If you need a little persuading, here are some of the topics that the Manual covers:

  • Choosing an Ideal Hockey Stick, Version 2.0
  • How to Optimize Your Hockey Skates
  • 2016 Hockey Skate Buyer’s Guide
  • Diet, Supplement, and Training Recommendations
  • Considerations for Flat Feet
  • Technical Points on Hockey Skating

As a bonus, I am also including full Diet and Training Programs, upon request and after a liability waiver is completed. If I was including nothing more with the book, I think a personalized Diet/Training Program completed after consultation via e-mail makes the book a high-value purchase, but I’ve included plenty with the purchase.

I’ve created an e-mail specifically for those who purchase the Manual: RebootHockeyHelp@gmx.com. If you have any questions about the content within the book, or would like my help in designing a Diet/Training programs specifically suited to you, I am at your service. I will answer questions and help with Program Design as quickly and thoroughly as sales dictate and time permits.

But let’s assume you have your Diet and Training in order, and only care about the Hockey-specific content. Here is an overview of the content provided in the 1st edition of the Reboot Hockey Off-Ice Training Manual:

Choosing an Ideal Hockey Stick, Version 2.0 is a re-written guide to selecting the Hockey Stick that will help you get the most from your game. Almost anything and everything you could possibly want to know about Hockey Sticks – History, Marketing, Performance, Pricing, Technical Detail – is included within the section.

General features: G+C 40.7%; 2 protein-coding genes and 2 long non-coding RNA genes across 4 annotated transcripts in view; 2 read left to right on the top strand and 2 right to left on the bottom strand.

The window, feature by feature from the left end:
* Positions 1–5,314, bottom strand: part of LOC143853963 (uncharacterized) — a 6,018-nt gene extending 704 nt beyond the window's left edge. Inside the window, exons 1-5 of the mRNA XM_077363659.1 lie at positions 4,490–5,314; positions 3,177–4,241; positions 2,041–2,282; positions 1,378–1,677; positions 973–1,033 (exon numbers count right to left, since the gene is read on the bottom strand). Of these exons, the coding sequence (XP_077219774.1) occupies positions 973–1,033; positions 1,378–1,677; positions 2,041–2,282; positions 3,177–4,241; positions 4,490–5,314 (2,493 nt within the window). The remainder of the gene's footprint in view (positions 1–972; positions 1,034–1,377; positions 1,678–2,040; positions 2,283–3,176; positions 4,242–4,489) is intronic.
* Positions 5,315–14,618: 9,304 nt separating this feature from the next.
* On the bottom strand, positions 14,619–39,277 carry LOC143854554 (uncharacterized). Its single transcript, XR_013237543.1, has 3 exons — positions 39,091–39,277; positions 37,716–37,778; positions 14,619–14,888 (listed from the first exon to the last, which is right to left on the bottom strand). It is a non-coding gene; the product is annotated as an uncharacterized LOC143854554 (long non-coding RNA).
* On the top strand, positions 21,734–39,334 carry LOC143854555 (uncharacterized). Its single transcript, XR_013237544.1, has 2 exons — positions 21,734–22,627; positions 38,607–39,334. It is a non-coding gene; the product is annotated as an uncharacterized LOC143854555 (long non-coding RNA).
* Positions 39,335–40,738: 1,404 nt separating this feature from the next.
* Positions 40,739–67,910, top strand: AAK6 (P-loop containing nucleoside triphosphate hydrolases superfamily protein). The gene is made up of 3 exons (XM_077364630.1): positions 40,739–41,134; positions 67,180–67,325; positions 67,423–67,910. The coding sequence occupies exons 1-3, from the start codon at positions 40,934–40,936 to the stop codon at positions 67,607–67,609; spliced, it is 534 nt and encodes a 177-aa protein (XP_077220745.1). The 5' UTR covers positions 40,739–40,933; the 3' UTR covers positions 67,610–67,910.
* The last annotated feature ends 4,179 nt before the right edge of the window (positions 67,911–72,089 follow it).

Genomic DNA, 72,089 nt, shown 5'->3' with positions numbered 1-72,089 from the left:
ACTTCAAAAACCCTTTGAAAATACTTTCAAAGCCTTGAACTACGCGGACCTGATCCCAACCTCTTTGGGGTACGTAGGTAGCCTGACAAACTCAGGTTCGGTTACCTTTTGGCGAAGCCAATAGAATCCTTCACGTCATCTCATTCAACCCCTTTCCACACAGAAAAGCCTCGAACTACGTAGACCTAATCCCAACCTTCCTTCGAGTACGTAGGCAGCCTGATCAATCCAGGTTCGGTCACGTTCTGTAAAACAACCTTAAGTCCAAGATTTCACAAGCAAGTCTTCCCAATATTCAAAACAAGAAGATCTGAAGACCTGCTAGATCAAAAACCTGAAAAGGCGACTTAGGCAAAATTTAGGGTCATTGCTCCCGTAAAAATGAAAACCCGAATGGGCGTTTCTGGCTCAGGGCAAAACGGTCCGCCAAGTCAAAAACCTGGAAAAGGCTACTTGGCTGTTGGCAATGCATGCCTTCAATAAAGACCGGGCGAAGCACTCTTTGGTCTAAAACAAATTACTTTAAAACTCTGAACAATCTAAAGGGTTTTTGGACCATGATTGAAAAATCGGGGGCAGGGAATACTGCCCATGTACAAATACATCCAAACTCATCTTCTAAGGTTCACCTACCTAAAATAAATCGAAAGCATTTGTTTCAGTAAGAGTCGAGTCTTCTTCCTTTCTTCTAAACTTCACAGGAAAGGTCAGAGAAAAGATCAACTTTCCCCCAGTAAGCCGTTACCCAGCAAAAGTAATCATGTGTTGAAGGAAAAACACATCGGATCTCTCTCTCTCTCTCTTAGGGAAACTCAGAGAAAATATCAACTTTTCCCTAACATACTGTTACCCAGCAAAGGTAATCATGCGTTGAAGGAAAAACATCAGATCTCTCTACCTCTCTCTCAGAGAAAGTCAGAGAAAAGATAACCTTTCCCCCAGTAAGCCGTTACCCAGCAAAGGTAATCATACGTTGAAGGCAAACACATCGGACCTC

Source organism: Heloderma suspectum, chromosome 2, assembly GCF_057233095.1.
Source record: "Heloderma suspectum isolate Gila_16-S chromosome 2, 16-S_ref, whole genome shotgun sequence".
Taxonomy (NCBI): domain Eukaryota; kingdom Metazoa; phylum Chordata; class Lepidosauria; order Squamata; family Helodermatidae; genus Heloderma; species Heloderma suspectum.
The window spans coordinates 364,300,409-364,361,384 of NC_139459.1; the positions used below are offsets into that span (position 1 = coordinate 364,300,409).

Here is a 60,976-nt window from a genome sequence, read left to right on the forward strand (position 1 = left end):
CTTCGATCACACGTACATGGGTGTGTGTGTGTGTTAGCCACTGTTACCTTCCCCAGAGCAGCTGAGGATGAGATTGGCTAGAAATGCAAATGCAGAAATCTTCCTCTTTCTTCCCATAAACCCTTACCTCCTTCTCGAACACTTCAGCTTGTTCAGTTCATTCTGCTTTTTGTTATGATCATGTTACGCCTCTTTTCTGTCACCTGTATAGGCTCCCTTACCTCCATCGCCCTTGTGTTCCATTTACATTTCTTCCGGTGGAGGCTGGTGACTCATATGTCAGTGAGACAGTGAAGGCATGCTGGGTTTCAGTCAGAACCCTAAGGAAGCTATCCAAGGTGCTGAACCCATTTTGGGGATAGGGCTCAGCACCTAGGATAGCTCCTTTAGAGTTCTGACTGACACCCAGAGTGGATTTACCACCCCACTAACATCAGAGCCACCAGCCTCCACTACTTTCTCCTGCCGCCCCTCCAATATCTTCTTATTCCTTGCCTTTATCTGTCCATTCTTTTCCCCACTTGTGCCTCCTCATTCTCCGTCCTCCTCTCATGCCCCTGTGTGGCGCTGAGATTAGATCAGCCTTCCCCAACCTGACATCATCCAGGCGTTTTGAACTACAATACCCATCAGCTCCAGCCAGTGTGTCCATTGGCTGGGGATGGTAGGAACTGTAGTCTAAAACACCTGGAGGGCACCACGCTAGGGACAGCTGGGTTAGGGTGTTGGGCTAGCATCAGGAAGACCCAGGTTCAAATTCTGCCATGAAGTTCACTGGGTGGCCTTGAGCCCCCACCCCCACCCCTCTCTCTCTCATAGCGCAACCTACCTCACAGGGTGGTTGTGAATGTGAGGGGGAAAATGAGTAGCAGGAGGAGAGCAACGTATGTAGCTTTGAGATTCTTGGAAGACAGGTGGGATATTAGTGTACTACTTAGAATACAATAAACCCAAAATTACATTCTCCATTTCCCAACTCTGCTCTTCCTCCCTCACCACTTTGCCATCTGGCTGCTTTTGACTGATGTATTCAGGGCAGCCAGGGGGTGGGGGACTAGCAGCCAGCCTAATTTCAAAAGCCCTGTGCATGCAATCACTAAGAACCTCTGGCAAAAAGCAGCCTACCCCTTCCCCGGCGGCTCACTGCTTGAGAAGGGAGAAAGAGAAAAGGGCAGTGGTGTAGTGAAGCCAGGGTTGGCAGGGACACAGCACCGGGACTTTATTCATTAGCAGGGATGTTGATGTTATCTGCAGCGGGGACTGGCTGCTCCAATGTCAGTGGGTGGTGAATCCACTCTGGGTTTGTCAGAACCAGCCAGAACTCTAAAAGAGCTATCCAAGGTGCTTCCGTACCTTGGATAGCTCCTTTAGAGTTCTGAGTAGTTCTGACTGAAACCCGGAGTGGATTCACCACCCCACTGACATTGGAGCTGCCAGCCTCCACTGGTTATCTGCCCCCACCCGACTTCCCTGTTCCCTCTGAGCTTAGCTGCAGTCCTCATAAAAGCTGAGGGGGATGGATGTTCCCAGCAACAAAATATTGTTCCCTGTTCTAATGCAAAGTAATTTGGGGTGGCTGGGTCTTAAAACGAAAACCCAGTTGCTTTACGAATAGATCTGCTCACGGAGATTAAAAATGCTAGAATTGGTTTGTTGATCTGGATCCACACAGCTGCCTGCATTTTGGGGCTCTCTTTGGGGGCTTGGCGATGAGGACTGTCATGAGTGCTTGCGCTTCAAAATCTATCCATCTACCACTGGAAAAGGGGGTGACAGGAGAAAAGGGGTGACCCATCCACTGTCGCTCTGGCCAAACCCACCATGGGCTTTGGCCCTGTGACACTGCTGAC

Choosing an Ideal Hockey Stick, Version 2.0 covers all the Retail Blade Patterns available as of April 2016, and can greatly help in future purchasing decisions. This section will help readers of all experience levels better understand the core principles of shooting and stick-handling, and in turn guide them toward the equipment products that will maximize their play.

The current version of Choosing an Ideal Hockey Stick checks in at 78 pages, and I will continually update the section as new products and information become available.

The 55-page section on How to Optimize Your Hockey Skates will help you get the most from your current pair of skates, and help you build some preferences for when you decide to purchase your next pair.

To that end, at the request of my editors I’ve included a 2016 Hockey Skate Buyer’s Guide, which I believe will help you make a strong purchasing decision. This section contains the most-current information available as of April 14, 2016, the first day I made the Manual available. I will also update this section as new products are released so that Reboot Hockey readers have the most up-to-date information at their disposal.

Between those three sections, I can guarantee that I will save you $11 when you opt to purchase your next stick or pair of skates. As someone who’s been through dozens of Hockey Sticks and 20 pairs of Hockey Skates in recent memory, I implore you to learn from my purchasing mistakes, almost all of which I’ve detailed within the Manual.